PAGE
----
This painting is a great study of the power of positive and negative space. Hiigli uses 3/4 squares in alternating black and white to build a square pattern that he then uses to create a 3 by 4 grid of these square elements. I really like the concept of using a 3/4 fraction of a square, the general outline of the square remains even though 1/4 has been removed. These patterns are based on the work of Brazilian painter Geraldo De Barros.

Henry Segerman

There were a lot of sculptures at the conference that were made using 3-D printers.  One artist whose work stood out was Henry Segerman. His “Developing Fractal Curves” figures had a graceful presence and conveyed the narrative of the Mathematical sequences in an interesting linear fashion.

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Segerman – Deloping Fractal Curves
Picture courtesy of the artist

These four structures start at the top with the basic iterations of the fractals clearly defined. As the viewer’s eye travels down into the curves the patterns become more and more complex. These small sculptures do an excellent job of conveying the nature of fractal curves.

Mike Naylor

Mike Naylor has created an interactive Mathematical pattern generator called “Runes” that can be used on a tablet or smart phone. This program allows the participant to explore the operation of multiplication by making curves within a circle that is divided like a numbered dial. The more numbers on the dial the more complex the patterns become. ”Runes” is available here. Naylor has created an excellent tool to show students how a simple mathematical process, used in different permutations, can result in a wide variety of visual images.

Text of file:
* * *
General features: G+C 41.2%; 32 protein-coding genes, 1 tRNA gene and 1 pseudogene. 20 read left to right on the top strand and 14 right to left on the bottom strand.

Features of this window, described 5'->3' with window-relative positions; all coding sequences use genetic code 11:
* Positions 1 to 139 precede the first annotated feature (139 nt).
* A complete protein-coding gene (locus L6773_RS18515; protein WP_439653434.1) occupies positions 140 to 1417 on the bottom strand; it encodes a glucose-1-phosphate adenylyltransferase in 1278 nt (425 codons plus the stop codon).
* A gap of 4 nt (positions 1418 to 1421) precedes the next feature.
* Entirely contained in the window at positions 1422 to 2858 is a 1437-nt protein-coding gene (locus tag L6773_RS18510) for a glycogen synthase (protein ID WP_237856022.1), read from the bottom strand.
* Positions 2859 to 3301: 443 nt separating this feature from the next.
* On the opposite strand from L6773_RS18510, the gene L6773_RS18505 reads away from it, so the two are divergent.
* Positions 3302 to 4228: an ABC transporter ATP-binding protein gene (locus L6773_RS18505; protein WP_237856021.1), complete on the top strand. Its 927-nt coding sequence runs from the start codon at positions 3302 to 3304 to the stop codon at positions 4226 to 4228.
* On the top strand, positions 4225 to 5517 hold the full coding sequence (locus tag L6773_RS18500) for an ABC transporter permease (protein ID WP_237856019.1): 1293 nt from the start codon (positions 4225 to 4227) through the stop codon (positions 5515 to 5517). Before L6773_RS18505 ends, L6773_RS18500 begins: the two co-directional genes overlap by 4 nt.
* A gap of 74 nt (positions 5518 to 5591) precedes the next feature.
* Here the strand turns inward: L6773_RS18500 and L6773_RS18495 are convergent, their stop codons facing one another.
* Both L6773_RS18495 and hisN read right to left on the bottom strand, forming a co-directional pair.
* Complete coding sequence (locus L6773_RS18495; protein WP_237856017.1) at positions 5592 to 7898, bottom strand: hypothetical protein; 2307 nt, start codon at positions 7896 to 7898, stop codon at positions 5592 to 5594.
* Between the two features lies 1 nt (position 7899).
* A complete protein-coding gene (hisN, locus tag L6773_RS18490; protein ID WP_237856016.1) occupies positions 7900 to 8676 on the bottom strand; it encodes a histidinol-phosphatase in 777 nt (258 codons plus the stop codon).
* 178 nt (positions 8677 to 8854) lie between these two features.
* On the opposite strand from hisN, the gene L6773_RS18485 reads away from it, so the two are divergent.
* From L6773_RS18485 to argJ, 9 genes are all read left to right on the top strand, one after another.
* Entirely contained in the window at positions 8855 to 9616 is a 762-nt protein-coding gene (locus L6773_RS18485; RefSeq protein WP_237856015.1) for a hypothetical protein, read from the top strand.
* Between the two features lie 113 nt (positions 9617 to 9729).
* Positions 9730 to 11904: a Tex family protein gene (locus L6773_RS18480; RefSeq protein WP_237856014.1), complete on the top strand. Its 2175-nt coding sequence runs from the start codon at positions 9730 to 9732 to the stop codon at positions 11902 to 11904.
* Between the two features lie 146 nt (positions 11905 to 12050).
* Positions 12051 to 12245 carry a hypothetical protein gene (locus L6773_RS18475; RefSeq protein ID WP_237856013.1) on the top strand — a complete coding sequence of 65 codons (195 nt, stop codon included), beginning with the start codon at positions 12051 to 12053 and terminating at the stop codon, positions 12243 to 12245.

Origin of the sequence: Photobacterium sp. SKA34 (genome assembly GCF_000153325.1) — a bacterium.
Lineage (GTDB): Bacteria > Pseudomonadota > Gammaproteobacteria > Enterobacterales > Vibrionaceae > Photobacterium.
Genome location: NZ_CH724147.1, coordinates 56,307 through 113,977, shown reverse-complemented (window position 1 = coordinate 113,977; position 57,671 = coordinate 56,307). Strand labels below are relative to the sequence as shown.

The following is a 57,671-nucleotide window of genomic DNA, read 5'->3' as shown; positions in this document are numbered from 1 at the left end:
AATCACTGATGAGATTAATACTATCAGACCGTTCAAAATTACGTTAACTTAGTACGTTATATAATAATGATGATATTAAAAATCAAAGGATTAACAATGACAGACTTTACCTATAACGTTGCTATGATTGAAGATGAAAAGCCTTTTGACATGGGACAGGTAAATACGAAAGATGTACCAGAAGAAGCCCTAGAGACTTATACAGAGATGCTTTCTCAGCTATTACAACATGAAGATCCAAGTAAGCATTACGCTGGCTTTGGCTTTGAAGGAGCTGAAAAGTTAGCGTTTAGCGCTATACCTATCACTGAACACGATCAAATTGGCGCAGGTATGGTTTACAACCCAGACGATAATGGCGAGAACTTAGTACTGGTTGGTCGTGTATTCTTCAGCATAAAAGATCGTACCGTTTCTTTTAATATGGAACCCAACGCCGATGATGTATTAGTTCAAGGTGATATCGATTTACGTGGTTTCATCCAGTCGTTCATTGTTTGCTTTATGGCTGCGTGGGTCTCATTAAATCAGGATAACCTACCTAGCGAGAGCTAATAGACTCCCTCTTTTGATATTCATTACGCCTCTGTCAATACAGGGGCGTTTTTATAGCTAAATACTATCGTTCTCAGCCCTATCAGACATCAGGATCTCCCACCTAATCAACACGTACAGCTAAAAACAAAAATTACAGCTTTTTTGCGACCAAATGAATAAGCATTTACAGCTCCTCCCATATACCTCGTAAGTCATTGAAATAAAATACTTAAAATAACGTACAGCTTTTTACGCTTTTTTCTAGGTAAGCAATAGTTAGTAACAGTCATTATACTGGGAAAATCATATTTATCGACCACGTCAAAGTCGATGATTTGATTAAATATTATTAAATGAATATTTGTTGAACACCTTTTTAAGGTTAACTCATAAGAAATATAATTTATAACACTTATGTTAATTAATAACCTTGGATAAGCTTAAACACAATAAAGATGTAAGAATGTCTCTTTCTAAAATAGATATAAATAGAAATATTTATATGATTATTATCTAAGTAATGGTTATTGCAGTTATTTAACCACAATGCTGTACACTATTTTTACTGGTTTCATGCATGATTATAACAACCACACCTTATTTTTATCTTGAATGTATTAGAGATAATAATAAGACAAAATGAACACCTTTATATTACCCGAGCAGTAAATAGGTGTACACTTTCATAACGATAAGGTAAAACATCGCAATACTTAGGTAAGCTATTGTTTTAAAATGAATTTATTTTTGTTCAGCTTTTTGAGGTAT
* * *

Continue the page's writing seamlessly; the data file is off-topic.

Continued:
Susan Happersett

Math Unmeasured

Summertime is a time to relax the rules. During most of the year my drawings require the use of grids and calculated templates. In the warmer months, when I am away from my studio, I continue to draw, but using a more organic approach. I have created two new types of small scale drawings based on the Fibonacci Sequence. These works are more about counted iterations then measuring. This allows the patterns to grow and develop more freely across the paper.

The first type of drawing I am calling Fibonacci Fruit. This type of drawing features pod-like forms with internal structures based on the consecutive terms of the Fibonacci Sequence. Here are two examples using the numbers 5 and 8.

In the first drawing there are 13 pods each divided into 8 segments and each segment contains 5 seeds.

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The second drawing has 21 pods and again each pod has 8 segments with 5 seeds each.

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Another type of new drawing I am calling Fibonacci Branches. In these drawings one branch divides into two new branches. Those branches each divide into three branches, then those branches each get five branches, then each of those gets eight branches until finally each of these branches gets thirteen new branches.1, 2, 3, 5, 8, 13. This creates a treelike arrangement.

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In the next example, five sets of branches are scattered across the page. Each branch formation starts with one branch and grow in a similar fashion to the other drawing but in this case the final branch count is eight.

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I am always interested in the negative space in my drawings. A good way to explore this is to make a white on black drawing.

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There are still a multitude of possibilities for the continuation of these two drawing series. It will be exciting for me to see where the Fibonacci Sequence will take me next.

 

Susan